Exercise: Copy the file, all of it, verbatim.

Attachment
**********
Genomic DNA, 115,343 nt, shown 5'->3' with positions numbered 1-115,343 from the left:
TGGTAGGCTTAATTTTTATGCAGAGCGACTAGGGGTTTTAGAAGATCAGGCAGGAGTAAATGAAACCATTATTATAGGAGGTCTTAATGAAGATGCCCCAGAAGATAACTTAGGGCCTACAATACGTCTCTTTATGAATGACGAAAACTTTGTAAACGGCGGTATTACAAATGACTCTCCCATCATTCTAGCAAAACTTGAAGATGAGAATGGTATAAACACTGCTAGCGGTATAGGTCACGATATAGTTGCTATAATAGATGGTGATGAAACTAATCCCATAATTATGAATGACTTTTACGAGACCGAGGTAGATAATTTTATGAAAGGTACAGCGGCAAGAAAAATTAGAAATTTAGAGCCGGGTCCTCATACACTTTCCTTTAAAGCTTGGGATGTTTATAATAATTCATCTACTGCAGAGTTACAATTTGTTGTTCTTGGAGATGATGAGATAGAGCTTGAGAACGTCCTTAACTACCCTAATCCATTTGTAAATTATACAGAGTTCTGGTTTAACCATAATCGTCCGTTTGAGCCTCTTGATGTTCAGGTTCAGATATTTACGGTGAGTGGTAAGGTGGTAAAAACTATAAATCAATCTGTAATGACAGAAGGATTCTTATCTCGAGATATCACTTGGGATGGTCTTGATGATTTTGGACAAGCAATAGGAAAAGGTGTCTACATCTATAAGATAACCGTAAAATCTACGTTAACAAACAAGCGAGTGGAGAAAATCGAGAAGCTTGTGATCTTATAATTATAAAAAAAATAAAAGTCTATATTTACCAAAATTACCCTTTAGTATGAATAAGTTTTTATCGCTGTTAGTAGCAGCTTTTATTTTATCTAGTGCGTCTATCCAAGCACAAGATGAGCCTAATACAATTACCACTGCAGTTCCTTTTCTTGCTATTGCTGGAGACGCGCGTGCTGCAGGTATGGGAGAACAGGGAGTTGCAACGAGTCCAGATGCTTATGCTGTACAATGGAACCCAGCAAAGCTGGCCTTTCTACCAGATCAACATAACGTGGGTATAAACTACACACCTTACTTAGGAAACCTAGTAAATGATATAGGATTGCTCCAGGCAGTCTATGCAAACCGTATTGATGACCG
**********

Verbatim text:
Genomic DNA, 115,343 nt, shown 5'->3' with positions numbered 1-115,343 from the left:
TGGTAGGCTTAATTTTTATGCAGAGCGACTAGGGGTTTTAGAAGATCAGGCAGGAGTAAATGAAACCATTATTATAGGAGGTCTTAATGAAGATGCCCCAGAAGATAACTTAGGGCCTACAATACGTCTCTTTATGAATGACGAAAACTTTGTAAACGGCGGTATTACAAATGACTCTCCCATCATTCTAGCAAAACTTGAAGATGAGAATGGTATAAACACTGCTAGCGGTATAGGTCACGATATAGTTGCTATAATAGATGGTGATGAAACTAATCCCATAATTATGAATGACTTTTACGAGACCGAGGTAGATAATTTTATGAAAGGTACAGCGGCAAGAAAAATTAGAAATTTAGAGCCGGGTCCTCATACACTTTCCTTTAAAGCTTGGGATGTTTATAATAATTCATCTACTGCAGAGTTACAATTTGTTGTTCTTGGAGATGATGAGATAGAGCTTGAGAACGTCCTTAACTACCCTAATCCATTTGTAAATTATACAGAGTTCTGGTTTAACCATAATCGTCCGTTTGAGCCTCTTGATGTTCAGGTTCAGATATTTACGGTGAGTGGTAAGGTGGTAAAAACTATAAATCAATCTGTAATGACAGAAGGATTCTTATCTCGAGATATCACTTGGGATGGTCTTGATGATTTTGGACAAGCAATAGGAAAAGGTGTCTACATCTATAAGATAACCGTAAAATCTACGTTAACAAACAAGCGAGTGGAGAAAATCGAGAAGCTTGTGATCTTATAATTATAAAAAAAATAAAAGTCTATATTTACCAAAATTACCCTTTAGTATGAATAAGTTTTTATCGCTGTTAGTAGCAGCTTTTATTTTATCTAGTGCGTCTATCCAAGCACAAGATGAGCCTAATACAATTACCACTGCAGTTCCTTTTCTTGCTATTGCTGGAGACGCGCGTGCTGCAGGTATGGGAGAACAGGGAGTTGCAACGAGTCCAGATGCTTATGCTGTACAATGGAACCCAGCAAAGCTGGCCTTTCTACCAGATCAACATAACGTGGGTATAAACTACACACCTTACTTAGGAAACCTAGTAAATGATATAGGATTGCTCCAGGCAGTCTATGCAAACCGTATTGATGACCG